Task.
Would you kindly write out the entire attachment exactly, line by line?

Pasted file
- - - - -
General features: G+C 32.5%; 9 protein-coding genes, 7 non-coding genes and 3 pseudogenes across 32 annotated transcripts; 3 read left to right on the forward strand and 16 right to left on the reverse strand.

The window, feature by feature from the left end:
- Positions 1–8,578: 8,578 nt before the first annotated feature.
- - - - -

General features: G+C 32.5%; 9 protein-coding genes, 7 non-coding genes and 3 pseudogenes across 32 annotated transcripts; 3 read left to right on the forward strand and 16 right to left on the reverse strand.

The window, feature by feature from the left end:
- Positions 1–8,578: 8,578 nt before the first annotated feature.